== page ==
2. Submission of ALL assignments - We work to encourage students to TURN in ALL Assignments. We focus on this idea as a part of our Grit, Perseverance, and Growth Mindset series as well as through our newsletter, success assemblies, and through our school announcements and tv's.

3. Take advantage of redo's - There are many classes where students have the opportunity to retake a quiz, make test corrections, resubmit an assignment or even turn in an assignment late. Often students do not take advantage of these opportunities until the end of the nine weeks and sometimes never. Some points are better than no points, and working to improve low scores can greatly benefit your grades.

4. Prepare each and every day - When students have a passion, an art, a sport, a game, a hobby etc. that they wish to excel at they work again and again and again to make their best efforts to improve. The same is needed in the learning process. We work through the growth mindset, perseverance and promotion of Grit to help students learn how to be relentless in their pursuits of knowledge and skills.

OneNote in Education: Organizing, Note-taking, & Homework Made Easier
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The Impact of a Zero

For some students if they simply do not complete something, they do not submit anything. In the previous example, if a student were to submit their assignment and receive a 50% on the assignment it would make a dramatic improvement in their overall score.

We want to help our students understand that homework, quizzes, projects, tests etc. are a type of assessment being made by a teacher to find where a student may need help. For a student to simply not submit, complete or finish something, it only serves to provide for a negative on their average. Submit your work, if it's wrong, your teacher can help you learn from your mistakes.

For many classes, the math is simple. Total points achieved divided into Total points possible. The example here shows a student with Two A's, Two B's and a Zero. It is eye opening to see the damage the Zero has done to the student's average.

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The 3rd Nine Weeks

For many students, the first two weeks of each nine weeks is very successful. As students get back into the groove of school following a break they work to keep up with assignments, deadlines, and often there are very few major tests, quizzes or projects etc. Students need to take advantage of the first few weeks of a nine weeks to complete all tasks, prepare for future quizzes, tests and projects. It can be more stressful as the nine weeks moves into week three and four. By the end of week five, students will receive midterms, which are a measurement of where there grade is at that current time.

We plan to spend time during the 3rd nine weeks to help students keep up each week, review each week and reflect on what they have to do that week. For some students, it requires taking each task one day at a time, completing it, and looking for the next task. For some students, when they get behind, the future quizzes, assignments, tests and projects can seem like an insurmountable amount of work and it is easy to quit. We often see this impacting students by the midterm and then seeing students looking to improve in the last two weeks of the quarter.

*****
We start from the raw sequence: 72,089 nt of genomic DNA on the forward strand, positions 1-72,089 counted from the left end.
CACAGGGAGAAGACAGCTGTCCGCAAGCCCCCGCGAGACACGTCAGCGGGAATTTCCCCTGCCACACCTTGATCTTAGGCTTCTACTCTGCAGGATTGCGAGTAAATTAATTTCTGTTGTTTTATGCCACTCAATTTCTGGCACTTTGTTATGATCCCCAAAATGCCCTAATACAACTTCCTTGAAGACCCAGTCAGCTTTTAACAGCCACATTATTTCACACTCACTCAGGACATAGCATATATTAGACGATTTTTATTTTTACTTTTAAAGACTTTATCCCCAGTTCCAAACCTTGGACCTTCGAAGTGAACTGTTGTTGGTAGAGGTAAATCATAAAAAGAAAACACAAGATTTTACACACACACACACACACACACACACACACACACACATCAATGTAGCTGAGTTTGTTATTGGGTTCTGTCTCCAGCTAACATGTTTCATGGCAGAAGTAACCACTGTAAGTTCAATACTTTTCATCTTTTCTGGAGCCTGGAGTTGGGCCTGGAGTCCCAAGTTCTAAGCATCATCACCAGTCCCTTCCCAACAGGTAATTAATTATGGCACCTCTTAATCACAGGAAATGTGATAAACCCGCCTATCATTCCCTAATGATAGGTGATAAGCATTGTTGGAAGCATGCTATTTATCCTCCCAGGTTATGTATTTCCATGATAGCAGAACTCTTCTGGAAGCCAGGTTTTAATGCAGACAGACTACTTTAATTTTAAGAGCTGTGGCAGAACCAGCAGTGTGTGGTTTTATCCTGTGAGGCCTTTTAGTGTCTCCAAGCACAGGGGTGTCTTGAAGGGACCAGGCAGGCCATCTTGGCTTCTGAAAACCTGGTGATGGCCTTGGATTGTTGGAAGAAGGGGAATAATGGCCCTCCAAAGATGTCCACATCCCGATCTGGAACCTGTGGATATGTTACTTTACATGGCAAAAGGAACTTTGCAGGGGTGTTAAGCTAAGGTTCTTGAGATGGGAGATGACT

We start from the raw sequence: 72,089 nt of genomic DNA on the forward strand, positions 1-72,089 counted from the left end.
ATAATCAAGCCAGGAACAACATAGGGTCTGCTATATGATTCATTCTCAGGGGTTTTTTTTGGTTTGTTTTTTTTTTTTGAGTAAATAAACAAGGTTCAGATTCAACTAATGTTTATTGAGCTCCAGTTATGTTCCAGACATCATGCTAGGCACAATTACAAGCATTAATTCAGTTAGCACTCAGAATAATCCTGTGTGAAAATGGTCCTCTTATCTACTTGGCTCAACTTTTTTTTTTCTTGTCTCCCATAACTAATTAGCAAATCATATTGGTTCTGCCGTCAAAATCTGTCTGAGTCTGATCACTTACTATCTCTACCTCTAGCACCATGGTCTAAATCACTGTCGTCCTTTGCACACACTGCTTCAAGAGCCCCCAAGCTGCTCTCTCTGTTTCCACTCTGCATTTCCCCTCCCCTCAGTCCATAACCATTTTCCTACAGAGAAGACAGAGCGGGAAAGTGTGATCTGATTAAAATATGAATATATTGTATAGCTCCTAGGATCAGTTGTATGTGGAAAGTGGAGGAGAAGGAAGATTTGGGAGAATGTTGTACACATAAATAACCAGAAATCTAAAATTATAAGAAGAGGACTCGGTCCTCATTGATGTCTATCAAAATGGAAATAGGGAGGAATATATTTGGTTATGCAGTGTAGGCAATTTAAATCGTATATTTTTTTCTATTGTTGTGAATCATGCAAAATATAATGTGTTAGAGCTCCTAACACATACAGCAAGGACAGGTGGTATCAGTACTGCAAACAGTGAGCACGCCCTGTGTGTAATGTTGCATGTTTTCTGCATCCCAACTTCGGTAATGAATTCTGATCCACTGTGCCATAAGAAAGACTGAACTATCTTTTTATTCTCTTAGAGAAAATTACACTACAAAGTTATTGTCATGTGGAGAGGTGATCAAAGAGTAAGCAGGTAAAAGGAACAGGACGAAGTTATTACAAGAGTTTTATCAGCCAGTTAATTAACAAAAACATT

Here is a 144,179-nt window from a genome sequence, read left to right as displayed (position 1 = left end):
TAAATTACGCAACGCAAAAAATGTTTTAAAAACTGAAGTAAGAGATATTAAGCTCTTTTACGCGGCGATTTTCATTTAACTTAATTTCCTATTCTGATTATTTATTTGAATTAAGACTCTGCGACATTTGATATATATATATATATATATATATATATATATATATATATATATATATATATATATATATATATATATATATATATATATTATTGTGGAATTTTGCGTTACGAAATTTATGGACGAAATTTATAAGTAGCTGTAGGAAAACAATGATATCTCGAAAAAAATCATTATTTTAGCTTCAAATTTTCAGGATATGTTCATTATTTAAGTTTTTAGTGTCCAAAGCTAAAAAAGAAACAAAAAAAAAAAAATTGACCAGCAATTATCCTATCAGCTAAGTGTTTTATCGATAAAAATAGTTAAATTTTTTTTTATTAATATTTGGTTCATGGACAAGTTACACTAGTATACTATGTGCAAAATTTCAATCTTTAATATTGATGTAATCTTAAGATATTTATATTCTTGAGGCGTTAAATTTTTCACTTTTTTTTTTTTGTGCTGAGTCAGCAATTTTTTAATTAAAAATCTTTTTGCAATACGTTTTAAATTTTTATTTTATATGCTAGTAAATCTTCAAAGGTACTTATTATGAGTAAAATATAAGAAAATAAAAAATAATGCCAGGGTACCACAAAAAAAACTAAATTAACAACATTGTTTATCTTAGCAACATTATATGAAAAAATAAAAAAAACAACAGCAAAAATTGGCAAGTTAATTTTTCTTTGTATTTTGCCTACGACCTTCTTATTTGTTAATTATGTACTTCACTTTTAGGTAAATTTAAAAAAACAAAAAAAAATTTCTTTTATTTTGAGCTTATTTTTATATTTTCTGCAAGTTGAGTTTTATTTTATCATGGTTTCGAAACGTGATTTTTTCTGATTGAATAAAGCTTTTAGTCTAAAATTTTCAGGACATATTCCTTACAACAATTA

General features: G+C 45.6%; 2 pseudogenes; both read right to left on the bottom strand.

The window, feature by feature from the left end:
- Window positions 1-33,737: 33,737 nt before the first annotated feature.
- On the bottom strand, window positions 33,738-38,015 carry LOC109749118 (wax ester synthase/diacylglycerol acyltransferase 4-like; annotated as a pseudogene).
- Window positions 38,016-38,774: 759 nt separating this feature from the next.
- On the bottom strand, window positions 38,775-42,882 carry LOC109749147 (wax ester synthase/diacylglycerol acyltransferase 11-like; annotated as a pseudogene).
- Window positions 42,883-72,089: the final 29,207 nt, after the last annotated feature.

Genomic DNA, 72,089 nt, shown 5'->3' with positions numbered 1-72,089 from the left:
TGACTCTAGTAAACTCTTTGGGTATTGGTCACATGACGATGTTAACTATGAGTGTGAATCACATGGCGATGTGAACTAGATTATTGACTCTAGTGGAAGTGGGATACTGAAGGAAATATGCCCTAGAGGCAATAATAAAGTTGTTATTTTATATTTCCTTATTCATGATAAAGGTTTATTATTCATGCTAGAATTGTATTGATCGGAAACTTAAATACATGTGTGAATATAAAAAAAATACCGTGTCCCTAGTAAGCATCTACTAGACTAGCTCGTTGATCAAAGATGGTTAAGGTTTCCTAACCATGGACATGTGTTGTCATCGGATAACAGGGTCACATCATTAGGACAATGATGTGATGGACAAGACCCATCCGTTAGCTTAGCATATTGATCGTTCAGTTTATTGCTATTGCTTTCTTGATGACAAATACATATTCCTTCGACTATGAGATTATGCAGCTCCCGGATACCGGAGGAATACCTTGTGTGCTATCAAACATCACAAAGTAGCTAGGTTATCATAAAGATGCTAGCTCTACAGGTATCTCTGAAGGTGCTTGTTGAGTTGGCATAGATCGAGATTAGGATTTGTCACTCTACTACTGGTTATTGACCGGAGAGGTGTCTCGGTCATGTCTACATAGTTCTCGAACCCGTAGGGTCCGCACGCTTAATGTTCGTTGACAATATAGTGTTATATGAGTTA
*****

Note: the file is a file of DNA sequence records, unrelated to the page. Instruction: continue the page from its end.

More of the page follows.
Our goal is to help reflect each week, take a moment to prepare for the upcoming week and work to make sure we are completing all of our tasks. Students may want to create and design a system that helps remind them including checking Canvas weekly to see assignments that are due soon and those that are upcoming.

New Vaping Policy

To effectively address and discourage student vaping, Oak Ridge Schools board of education has approved the following addendum to the 2019-2020 Oak Ridge Schools Discipline Code. This addendum will go into effect January 1, 2020, to allow us to communicate specifics to students and families.

Video information about the new policy shown to students on Friday Jan. 10th.

Read the updated policy below or at this link.

Students who are vaping or found to be in possession of tobacco or tobacco products on school property including smokeless tobacco, and electronic cigarettes, will be assigned the following consequences:

. First Offense – Student will be assigned five days of out of school suspension, receive a tobacco citation and be required to attend a tobacco/vaping education class. The length of the suspension may be reduced pending the successful completion of the tobacco/vaping education class.

. Second Offense – Student will be assigned seven days of out of school suspension.

. Third Offense – Student will be assigned a long term suspension (10 days or more).

Students who are found to be distributing tobacco or tobacco products, including smokeless tobacco and electronic cigarettes, will be assigned the following consequences:

. 1st Offense – Student will be assigned seven days of out of school suspension, receive a tobacco citation and be required to attend a tobacco/vaping education class. The length of the suspension may be reduced pending the successful completing of the tobacco /vaping education class.